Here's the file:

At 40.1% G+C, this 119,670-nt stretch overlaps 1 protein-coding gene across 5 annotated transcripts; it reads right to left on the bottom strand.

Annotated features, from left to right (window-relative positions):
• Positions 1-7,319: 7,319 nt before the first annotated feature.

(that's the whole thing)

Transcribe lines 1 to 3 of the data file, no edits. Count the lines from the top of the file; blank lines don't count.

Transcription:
At 40.1% G+C, this 119,670-nt stretch overlaps 1 protein-coding gene across 5 annotated transcripts; it reads right to left on the bottom strand.

Annotated features, from left to right (window-relative positions):
• Positions 1-7,319: 7,319 nt before the first annotated feature.